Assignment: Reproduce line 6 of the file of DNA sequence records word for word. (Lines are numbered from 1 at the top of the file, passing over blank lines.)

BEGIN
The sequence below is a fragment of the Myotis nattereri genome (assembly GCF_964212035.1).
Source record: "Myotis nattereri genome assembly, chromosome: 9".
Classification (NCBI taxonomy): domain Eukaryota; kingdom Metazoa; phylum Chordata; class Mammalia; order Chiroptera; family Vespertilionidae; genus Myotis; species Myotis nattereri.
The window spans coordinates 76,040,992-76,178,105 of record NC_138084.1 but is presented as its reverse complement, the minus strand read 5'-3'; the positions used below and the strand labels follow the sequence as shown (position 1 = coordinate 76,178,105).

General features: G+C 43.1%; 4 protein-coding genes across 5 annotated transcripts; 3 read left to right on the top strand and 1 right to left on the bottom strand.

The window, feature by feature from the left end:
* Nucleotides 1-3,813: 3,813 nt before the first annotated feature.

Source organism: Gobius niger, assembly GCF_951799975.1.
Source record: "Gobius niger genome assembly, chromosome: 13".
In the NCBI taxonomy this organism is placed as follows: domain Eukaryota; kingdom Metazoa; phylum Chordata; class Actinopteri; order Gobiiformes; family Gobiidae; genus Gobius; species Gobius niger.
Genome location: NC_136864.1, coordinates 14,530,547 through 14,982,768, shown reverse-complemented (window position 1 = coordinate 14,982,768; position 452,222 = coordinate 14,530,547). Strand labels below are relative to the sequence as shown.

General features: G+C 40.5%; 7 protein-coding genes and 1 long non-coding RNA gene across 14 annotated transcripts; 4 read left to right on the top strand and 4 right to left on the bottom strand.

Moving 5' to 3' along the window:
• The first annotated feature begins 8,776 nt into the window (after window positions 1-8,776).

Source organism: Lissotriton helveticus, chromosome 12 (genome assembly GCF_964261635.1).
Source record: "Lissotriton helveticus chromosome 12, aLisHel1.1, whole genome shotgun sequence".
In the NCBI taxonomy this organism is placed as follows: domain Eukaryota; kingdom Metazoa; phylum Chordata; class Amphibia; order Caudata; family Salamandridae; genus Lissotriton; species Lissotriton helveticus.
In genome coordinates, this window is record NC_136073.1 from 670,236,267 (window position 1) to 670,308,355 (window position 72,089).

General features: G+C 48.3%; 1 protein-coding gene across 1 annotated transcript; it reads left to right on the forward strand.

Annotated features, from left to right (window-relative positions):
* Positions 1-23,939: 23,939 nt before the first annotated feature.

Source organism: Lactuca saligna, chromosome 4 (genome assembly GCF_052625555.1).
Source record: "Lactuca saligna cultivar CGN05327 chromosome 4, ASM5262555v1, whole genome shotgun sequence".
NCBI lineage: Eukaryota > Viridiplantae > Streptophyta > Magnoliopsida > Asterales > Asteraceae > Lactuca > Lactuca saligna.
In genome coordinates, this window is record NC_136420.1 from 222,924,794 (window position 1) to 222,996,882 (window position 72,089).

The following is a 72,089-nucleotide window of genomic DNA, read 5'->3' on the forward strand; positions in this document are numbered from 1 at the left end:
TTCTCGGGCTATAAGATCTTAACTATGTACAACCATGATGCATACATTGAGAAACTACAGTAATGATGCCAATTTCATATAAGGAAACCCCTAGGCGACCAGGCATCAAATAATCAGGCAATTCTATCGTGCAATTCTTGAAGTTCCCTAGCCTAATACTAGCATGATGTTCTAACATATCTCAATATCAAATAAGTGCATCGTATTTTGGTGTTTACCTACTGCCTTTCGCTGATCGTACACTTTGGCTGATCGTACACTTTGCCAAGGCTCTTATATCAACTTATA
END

The window, feature by feature from the left end: